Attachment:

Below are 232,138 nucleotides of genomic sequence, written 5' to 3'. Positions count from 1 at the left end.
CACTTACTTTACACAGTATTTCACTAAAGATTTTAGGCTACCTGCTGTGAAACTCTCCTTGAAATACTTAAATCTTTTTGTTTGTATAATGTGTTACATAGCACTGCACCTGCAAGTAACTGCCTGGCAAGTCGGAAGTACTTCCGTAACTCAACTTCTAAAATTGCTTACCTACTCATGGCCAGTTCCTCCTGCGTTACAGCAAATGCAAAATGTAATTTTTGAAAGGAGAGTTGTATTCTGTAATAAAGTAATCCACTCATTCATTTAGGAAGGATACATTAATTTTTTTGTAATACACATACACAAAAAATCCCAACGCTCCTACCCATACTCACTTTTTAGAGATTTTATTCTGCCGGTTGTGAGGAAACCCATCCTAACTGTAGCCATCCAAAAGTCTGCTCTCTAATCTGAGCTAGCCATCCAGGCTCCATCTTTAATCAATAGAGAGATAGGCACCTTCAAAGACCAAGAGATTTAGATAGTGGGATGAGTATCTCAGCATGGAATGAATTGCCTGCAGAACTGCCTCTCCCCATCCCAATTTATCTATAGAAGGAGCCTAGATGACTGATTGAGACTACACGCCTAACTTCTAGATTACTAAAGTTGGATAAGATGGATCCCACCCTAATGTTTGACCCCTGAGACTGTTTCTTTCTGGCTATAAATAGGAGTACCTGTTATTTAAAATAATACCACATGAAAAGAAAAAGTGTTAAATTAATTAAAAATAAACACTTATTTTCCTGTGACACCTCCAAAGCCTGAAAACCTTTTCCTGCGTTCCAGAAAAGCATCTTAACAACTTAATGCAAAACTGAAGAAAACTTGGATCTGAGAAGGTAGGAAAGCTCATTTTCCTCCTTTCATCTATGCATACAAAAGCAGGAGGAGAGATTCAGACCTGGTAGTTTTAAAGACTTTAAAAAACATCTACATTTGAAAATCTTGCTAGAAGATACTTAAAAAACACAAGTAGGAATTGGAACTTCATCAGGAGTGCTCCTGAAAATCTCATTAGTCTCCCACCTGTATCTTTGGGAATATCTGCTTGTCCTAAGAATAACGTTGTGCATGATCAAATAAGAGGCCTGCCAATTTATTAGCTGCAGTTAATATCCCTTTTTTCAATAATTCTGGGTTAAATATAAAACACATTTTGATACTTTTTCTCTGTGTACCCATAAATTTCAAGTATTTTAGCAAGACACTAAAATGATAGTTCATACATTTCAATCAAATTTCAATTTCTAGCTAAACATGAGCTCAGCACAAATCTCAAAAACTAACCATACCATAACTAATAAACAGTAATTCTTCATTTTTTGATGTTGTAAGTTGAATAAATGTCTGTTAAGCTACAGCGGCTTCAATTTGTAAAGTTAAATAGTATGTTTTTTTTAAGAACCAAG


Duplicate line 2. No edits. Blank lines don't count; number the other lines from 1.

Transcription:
CACTTACTTTACACAGTATTTCACTAAAGATTTTAGGCTACCTGCTGTGAAACTCTCCTTGAAATACTTAAATCTTTTTGTTTGTATAATGTGTTACATAGCACTGCACCTGCAAGTAACTGCCTGGCAAGTCGGAAGTACTTCCGTAACTCAACTTCTAAAATTGCTTACCTACTCATGGCCAGTTCCTCCTGCGTTACAGCAAATGCAAAATGTAATTTTTGAAAGGAGAGTTGTATTCTGTAATAAAGTAATCCACTCATTCATTTAGGAAGGATACATTAATTTTTTTGTAATACACATACACAAAAAATCCCAACGCTCCTACCCATACTCACTTTTTAGAGATTTTATTCTGCCGGTTGTGAGGAAACCCATCCTAACTGTAGCCATCCAAAAGTCTGCTCTCTAATCTGAGCTAGCCATCCAGGCTCCATCTTTAATCAATAGAGAGATAGGCACCTTCAAAGACCAAGAGATTTAGATAGTGGGATGAGTATCTCAGCATGGAATGAATTGCCTGCAGAACTGCCTCTCCCCATCCCAATTTATCTATAGAAGGAGCCTAGATGACTGATTGAGACTACACGCCTAACTTCTAGATTACTAAAGTTGGATAAGATGGATCCCACCCTAATGTTTGACCCCTGAGACTGTTTCTTTCTGGCTATAAATAGGAGTACCTGTTATTTAAAATAATACCACATGAAAAGAAAAAGTGTTAAATTAATTAAAAATAAACACTTATTTTCCTGTGACACCTCCAAAGCCTGAAAACCTTTTCCTGCGTTCCAGAAAAGCATCTTAACAACTTAATGCAAAACTGAAGAAAACTTGGATCTGAGAAGGTAGGAAAGCTCATTTTCCTCCTTTCATCTATGCATACAAAAGCAGGAGGAGAGATTCAGACCTGGTAGTTTTAAAGACTTTAAAAAACATCTACATTTGAAAATCTTGCTAGAAGATACTTAAAAAACACAAGTAGGAATTGGAACTTCATCAGGAGTGCTCCTGAAAATCTCATTAGTCTCCCACCTGTATCTTTGGGAATATCTGCTTGTCCTAAGAATAACGTTGTGCATGATCAAATAAGAGGCCTGCCAATTTATTAGCTGCAGTTAATATCCCTTTTTTCAATAATTCTGGGTTAAATATAAAACACATTTTGATACTTTTTCTCTGTGTACCCATAAATTTCAAGTATTTTAGCAAGACACTAAAATGATAGTTCATACATTTCAATCAAATTTCAATTTCTAGCTAAACATGAGCTCAGCACAAATCTCAAAAACTAACCATACCATAACTAATAAACAGTAATTCTTCATTTTTTGATGTTGTAAGTTGAATAAATGTCTGTTAAGCTACAGCGGCTTCAATTTGTAAAGTTAAATAGTATGTTTTTTTTAAGAACCAAG